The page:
You may have seen this story in the news about the Air Ethiopia flight bound for Rome which was hijacked by the co-pilot and taken instead to Geneva where he claimed asylum? Trying to imagine what it would have been like to be one of the passengers - having been scared out of their wits and landing in the wrong city - indeed, country - they were then searched twice over to check for the possibility of an accomplice. Whilst from a security point of view this makes perfect sense, from the passenger point of view it must have felt as if they were being treated like criminals...
But - did you know that this is the second time in two months when an Air Ethiopia plane has landed in the wrong place? As explained here, a jumbo jet bound for Kilimanjaro somehow ended up landing at Arusha, about 30 miles away. Now, I can tell you from first hand experience that whilst Kilimanjaro is a full international airport, Arusha is a tin hut with a run way - it's exaggerating slightly to say that the cows have to chased away to allow planes to land, but only slightly! Run way was not long enough so the plane ended up in the mud, they didn't have the steps big enough to enable passengers to disembark to hand, so quite some time before things returned to normal!
I have mixed feelings about this second story. Part of me finds it funny, another part absolutely horrifying that such a thing could happen. Another part of me again finds this strangely reassuring. I know the kind of things, both big and small, which can go wrong in the world of education, that they can also go wrong in the world of aviation... We're all human, we're all prone to mistakes, when mistakes really matter - eg. a surgeon removing the right kidney when the problem is with the left - then a series of techncally redundant checks are needed to ensure everything goes smoothly. Of course, these checks slow things down, but my goodness are they necessary!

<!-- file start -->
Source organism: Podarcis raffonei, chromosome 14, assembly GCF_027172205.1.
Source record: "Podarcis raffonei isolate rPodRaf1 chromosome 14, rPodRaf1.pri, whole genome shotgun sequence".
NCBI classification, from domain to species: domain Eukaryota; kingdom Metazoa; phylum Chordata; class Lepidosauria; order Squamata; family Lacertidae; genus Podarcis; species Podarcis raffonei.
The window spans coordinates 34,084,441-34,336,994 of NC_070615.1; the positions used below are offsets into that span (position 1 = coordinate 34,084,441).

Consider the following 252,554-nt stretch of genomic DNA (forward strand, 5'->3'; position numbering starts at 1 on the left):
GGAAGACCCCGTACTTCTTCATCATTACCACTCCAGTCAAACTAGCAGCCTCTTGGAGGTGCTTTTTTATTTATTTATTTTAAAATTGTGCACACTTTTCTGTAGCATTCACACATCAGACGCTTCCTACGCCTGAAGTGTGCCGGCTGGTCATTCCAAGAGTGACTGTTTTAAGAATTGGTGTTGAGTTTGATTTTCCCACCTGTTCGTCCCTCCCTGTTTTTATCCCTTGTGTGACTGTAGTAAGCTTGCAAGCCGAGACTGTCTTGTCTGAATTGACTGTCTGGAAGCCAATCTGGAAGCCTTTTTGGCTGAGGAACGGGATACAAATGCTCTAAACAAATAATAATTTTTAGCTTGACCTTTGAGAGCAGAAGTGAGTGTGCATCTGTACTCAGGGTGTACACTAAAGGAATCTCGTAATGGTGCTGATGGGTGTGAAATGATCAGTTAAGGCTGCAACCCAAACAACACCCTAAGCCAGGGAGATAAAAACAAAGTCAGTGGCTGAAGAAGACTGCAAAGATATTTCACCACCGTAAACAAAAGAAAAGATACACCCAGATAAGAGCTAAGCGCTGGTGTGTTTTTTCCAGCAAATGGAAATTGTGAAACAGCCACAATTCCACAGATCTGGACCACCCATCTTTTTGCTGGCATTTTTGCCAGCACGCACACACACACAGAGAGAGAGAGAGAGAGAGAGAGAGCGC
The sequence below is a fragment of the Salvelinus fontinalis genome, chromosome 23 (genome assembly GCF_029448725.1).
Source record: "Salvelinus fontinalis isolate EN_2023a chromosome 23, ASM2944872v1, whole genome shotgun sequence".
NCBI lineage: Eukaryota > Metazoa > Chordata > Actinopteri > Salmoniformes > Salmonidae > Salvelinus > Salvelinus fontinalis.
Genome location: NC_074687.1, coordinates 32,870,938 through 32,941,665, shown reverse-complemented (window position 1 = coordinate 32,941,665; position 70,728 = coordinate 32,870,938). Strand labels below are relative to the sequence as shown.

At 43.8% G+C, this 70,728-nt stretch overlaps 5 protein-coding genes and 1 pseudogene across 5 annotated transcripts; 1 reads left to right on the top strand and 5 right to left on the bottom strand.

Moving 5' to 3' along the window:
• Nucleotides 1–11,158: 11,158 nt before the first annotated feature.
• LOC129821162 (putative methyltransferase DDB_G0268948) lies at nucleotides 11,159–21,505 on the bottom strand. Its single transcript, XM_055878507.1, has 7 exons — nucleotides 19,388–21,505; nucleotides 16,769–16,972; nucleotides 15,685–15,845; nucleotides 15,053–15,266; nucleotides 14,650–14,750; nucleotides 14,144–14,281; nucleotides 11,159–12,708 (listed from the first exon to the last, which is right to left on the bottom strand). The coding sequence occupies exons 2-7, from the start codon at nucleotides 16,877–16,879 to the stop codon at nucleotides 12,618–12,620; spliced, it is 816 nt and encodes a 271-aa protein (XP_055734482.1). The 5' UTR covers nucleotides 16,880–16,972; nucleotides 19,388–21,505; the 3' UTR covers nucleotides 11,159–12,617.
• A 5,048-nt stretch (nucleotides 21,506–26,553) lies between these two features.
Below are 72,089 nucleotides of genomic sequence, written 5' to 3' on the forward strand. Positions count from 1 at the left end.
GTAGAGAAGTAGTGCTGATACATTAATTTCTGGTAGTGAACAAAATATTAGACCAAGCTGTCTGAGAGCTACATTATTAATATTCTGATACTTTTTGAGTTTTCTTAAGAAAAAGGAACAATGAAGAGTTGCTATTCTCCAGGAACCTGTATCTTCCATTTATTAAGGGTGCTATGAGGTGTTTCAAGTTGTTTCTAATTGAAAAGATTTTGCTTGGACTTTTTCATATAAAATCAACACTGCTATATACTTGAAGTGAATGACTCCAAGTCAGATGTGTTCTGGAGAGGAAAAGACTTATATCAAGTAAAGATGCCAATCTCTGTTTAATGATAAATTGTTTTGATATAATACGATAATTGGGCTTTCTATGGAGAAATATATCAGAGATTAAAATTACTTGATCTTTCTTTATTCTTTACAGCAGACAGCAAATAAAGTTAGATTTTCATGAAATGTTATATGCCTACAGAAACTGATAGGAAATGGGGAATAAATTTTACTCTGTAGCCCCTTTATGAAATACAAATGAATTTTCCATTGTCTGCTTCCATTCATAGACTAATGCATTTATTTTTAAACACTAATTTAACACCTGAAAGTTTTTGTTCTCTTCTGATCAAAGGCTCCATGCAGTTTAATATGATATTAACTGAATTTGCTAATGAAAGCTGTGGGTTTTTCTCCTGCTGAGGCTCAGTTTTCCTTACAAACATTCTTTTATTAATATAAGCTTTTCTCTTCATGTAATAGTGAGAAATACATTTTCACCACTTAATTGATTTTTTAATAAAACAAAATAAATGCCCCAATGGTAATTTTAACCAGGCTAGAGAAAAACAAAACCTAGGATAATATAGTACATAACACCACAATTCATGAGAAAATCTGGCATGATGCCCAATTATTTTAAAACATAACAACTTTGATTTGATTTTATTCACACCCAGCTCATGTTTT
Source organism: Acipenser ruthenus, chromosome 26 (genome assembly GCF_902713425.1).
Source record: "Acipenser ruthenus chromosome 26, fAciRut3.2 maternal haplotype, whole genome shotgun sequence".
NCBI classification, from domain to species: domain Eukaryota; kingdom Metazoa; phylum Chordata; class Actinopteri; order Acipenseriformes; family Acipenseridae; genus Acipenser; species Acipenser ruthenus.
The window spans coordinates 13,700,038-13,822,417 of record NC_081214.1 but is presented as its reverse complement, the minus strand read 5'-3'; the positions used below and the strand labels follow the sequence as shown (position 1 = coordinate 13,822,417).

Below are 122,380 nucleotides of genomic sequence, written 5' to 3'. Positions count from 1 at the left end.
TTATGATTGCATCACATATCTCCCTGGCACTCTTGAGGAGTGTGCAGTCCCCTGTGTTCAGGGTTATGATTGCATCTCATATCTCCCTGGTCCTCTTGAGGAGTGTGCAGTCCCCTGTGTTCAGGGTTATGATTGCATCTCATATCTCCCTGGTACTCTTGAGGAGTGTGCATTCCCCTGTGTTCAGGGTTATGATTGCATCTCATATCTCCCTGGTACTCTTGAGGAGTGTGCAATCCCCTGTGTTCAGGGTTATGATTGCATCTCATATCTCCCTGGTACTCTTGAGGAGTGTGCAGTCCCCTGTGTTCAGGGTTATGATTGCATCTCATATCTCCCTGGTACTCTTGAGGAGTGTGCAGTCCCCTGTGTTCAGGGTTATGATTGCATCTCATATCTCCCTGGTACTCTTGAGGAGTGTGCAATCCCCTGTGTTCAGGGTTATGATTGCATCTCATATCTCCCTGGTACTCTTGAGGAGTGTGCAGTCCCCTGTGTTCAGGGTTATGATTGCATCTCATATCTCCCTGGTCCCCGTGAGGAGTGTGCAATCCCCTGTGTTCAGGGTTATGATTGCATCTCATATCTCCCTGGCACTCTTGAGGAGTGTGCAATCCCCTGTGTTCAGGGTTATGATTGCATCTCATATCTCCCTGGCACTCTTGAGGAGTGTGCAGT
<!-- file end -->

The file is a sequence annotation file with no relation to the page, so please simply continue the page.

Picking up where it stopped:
Meanwhile, I made a trip to Nairobi last week. Actually, to be more accurate, I made a trip to a hotel and a meeting room, I hardly saw Nairobi itself for the entire time I was there. I went very proud of the fact that I had solved the problem of packing for a short trip in a manner which meant that I could keep my luggage in the cabin. So, electric razor - although how anybody can look respectable for more than about 3 days without a proper razor blade is beyond me - small tube of toothpaste, roll on deodorant - all set!
All fine except for what actually happened on the way there and the way back. As you may remember, there was a fire at Nairobi Airport back in August, whilst they bounced back and were operational again remarkably quickly, it is still the case that one has to descend to the dungeons on arrival to go through immigration and baggage reclaim. It doesn't help that I left my passport on the plane - have to say the airport staff were extremely helpful as I sorted that one out! Immigration hall was teaming - and then at one stage there was a big crowd behind me in the queue, but by the time I finally reached the front everybody else had gone. HOW DID THAT HAPPEN???? Of course, if I had put luggage in the hold it would have come out long before I actually appeared, so that didn't work!
And then, on the way back, just as I was going to the final waiting post before boarding when staff very politely but very firmly informed me that they were going to be take my little suitcase from me and put it in the hold. Very full flight... very small plane... that sort of thing. I accepted this with a reasonably good grace (I think) - until it came for boarding and I saw a large number of people with cases as big and indeed bigger than mine. The temptation to regress 40 years and proclaim that THIS ISN'T FAIR!!!! very strong. But I didn't (unless my memory is playing tricks on me).
So, not quite sure what I've learnt from this. Underlying view hasn't changed. Need air travel to be safe. If it's on time that's a bonus. Really do not expect comfort, enjoyment, anything like this. But going other places (normally) makes it worth it!
In brief before I finish: news from the Ngombos in India not good, for details please see Pastor Ahmed's blog. Let's continue to uphold them in our thoughts - and, people of faith, to pray for them at this time.